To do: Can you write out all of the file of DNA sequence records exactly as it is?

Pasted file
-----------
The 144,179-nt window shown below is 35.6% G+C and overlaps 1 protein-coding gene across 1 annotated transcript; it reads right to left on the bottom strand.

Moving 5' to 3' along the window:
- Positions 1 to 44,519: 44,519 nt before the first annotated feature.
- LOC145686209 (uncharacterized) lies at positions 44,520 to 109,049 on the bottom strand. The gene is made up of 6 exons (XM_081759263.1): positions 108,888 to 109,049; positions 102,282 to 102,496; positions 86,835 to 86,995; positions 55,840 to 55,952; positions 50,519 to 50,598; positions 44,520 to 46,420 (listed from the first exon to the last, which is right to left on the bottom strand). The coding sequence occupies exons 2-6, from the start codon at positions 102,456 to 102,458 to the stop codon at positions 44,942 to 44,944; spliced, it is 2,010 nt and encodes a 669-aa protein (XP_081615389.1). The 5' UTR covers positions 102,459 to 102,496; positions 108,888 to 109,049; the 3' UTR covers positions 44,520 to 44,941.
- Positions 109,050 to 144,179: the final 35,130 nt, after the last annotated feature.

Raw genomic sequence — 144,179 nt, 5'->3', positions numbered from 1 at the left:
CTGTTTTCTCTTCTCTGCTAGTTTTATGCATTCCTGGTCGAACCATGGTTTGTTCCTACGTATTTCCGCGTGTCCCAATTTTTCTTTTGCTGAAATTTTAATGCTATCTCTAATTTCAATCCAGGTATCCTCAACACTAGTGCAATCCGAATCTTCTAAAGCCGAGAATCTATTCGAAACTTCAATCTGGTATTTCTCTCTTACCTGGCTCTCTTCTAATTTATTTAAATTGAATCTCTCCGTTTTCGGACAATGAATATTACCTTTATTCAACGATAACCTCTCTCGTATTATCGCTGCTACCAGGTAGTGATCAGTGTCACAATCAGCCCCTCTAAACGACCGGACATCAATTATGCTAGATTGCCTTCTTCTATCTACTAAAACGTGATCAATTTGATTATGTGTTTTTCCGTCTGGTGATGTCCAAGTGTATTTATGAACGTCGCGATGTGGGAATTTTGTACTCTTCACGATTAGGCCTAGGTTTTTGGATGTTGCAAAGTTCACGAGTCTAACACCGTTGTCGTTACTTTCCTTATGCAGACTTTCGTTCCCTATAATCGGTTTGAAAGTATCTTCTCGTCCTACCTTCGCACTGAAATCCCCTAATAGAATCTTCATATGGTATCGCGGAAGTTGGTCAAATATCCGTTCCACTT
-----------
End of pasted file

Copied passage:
The 144,179-nt window shown below is 35.6% G+C and overlaps 1 protein-coding gene across 1 annotated transcript; it reads right to left on the bottom strand.

Moving 5' to 3' along the window:
- Positions 1 to 44,519: 44,519 nt before the first annotated feature.
- LOC145686209 (uncharacterized) lies at positions 44,520 to 109,049 on the bottom strand. The gene is made up of 6 exons (XM_081759263.1): positions 108,888 to 109,049; positions 102,282 to 102,496; positions 86,835 to 86,995; positions 55,840 to 55,952; positions 50,519 to 50,598; positions 44,520 to 46,420 (listed from the first exon to the last, which is right to left on the bottom strand). The coding sequence occupies exons 2-6, from the start codon at positions 102,456 to 102,458 to the stop codon at positions 44,942 to 44,944; spliced, it is 2,010 nt and encodes a 669-aa protein (XP_081615389.1). The 5' UTR covers positions 102,459 to 102,496; positions 108,888 to 109,049; the 3' UTR covers positions 44,520 to 44,941.
- Positions 109,050 to 144,179: the final 35,130 nt, after the last annotated feature.

Raw genomic sequence — 144,179 nt, 5'->3', positions numbered from 1 at the left:
CTGTTTTCTCTTCTCTGCTAGTTTTATGCATTCCTGGTCGAACCATGGTTTGTTCCTACGTATTTCCGCGTGTCCCAATTTTTCTTTTGCTGAAATTTTAATGCTATCTCTAATTTCAATCCAGGTATCCTCAACACTAGTGCAATCCGAATCTTCTAAAGCCGAGAATCTATTCGAAACTTCAATCTGGTATTTCTCTCTTACCTGGCTCTCTTCTAATTTATTTAAATTGAATCTCTCCGTTTTCGGACAATGAATATTACCTTTATTCAACGATAACCTCTCTCGTATTATCGCTGCTACCAGGTAGTGATCAGTGTCACAATCAGCCCCTCTAAACGACCGGACATCAATTATGCTAGATTGCCTTCTTCTATCTACTAAAACGTGATCAATTTGATTATGTGTTTTTCCGTCTGGTGATGTCCAAGTGTATTTATGAACGTCGCGATGTGGGAATTTTGTACTCTTCACGATTAGGCCTAGGTTTTTGGATGTTGCAAAGTTCACGAGTCTAACACCGTTGTCGTTACTTTCCTTATGCAGACTTTCGTTCCCTATAATCGGTTTGAAAGTATCTTCTCGTCCTACCTTCGCACTGAAATCCCCTAATAGAATCTTCATATGGTATCGCGGAAGTTGGTCAAATATCCGTTCCACTT